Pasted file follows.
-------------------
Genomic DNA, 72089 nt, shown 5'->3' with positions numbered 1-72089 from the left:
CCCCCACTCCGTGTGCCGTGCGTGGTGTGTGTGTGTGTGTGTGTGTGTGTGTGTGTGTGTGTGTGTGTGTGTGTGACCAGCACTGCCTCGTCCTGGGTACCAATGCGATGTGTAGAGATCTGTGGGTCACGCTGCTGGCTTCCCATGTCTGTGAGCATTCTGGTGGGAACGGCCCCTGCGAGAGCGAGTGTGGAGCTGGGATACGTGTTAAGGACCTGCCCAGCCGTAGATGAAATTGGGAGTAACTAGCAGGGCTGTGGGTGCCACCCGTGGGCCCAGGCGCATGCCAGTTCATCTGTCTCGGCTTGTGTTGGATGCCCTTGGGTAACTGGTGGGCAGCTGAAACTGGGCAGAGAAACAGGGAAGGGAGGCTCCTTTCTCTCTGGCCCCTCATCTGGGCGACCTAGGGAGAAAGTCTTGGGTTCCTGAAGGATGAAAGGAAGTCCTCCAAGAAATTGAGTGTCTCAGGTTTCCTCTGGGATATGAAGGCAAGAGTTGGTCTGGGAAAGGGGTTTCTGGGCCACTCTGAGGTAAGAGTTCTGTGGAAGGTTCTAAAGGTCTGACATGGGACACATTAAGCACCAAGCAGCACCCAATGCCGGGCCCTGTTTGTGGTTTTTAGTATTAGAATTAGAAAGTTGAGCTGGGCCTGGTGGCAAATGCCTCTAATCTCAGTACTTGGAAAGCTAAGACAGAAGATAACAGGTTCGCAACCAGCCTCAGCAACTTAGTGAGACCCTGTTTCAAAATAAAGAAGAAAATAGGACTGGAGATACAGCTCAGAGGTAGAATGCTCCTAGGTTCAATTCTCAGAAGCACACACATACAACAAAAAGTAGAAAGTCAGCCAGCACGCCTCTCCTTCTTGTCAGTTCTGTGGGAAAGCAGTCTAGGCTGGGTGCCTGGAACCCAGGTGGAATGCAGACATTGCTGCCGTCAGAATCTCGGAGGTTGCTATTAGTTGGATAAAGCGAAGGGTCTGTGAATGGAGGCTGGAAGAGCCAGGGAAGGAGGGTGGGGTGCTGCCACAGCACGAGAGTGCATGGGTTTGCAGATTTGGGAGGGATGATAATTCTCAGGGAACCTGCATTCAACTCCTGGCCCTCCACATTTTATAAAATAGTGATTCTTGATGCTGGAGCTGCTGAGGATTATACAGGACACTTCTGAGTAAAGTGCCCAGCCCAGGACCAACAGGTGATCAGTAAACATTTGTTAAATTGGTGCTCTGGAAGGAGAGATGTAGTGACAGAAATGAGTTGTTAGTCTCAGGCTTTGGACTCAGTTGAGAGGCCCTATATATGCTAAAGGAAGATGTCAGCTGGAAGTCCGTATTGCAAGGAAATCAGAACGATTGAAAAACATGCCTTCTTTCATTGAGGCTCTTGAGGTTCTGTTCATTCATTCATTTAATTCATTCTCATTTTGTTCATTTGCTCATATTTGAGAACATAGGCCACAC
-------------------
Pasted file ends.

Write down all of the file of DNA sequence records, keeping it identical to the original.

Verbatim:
Genomic DNA, 72089 nt, shown 5'->3' with positions numbered 1-72089 from the left:
CCCCCACTCCGTGTGCCGTGCGTGGTGTGTGTGTGTGTGTGTGTGTGTGTGTGTGTGTGTGTGTGTGTGTGTGTGACCAGCACTGCCTCGTCCTGGGTACCAATGCGATGTGTAGAGATCTGTGGGTCACGCTGCTGGCTTCCCATGTCTGTGAGCATTCTGGTGGGAACGGCCCCTGCGAGAGCGAGTGTGGAGCTGGGATACGTGTTAAGGACCTGCCCAGCCGTAGATGAAATTGGGAGTAACTAGCAGGGCTGTGGGTGCCACCCGTGGGCCCAGGCGCATGCCAGTTCATCTGTCTCGGCTTGTGTTGGATGCCCTTGGGTAACTGGTGGGCAGCTGAAACTGGGCAGAGAAACAGGGAAGGGAGGCTCCTTTCTCTCTGGCCCCTCATCTGGGCGACCTAGGGAGAAAGTCTTGGGTTCCTGAAGGATGAAAGGAAGTCCTCCAAGAAATTGAGTGTCTCAGGTTTCCTCTGGGATATGAAGGCAAGAGTTGGTCTGGGAAAGGGGTTTCTGGGCCACTCTGAGGTAAGAGTTCTGTGGAAGGTTCTAAAGGTCTGACATGGGACACATTAAGCACCAAGCAGCACCCAATGCCGGGCCCTGTTTGTGGTTTTTAGTATTAGAATTAGAAAGTTGAGCTGGGCCTGGTGGCAAATGCCTCTAATCTCAGTACTTGGAAAGCTAAGACAGAAGATAACAGGTTCGCAACCAGCCTCAGCAACTTAGTGAGACCCTGTTTCAAAATAAAGAAGAAAATAGGACTGGAGATACAGCTCAGAGGTAGAATGCTCCTAGGTTCAATTCTCAGAAGCACACACATACAACAAAAAGTAGAAAGTCAGCCAGCACGCCTCTCCTTCTTGTCAGTTCTGTGGGAAAGCAGTCTAGGCTGGGTGCCTGGAACCCAGGTGGAATGCAGACATTGCTGCCGTCAGAATCTCGGAGGTTGCTATTAGTTGGATAAAGCGAAGGGTCTGTGAATGGAGGCTGGAAGAGCCAGGGAAGGAGGGTGGGGTGCTGCCACAGCACGAGAGTGCATGGGTTTGCAGATTTGGGAGGGATGATAATTCTCAGGGAACCTGCATTCAACTCCTGGCCCTCCACATTTTATAAAATAGTGATTCTTGATGCTGGAGCTGCTGAGGATTATACAGGACACTTCTGAGTAAAGTGCCCAGCCCAGGACCAACAGGTGATCAGTAAACATTTGTTAAATTGGTGCTCTGGAAGGAGAGATGTAGTGACAGAAATGAGTTGTTAGTCTCAGGCTTTGGACTCAGTTGAGAGGCCCTATATATGCTAAAGGAAGATGTCAGCTGGAAGTCCGTATTGCAAGGAAATCAGAACGATTGAAAAACATGCCTTCTTTCATTGAGGCTCTTGAGGTTCTGTTCATTCATTCATTTAATTCATTCTCATTTTGTTCATTTGCTCATATTTGAGAACATAGGCCACAC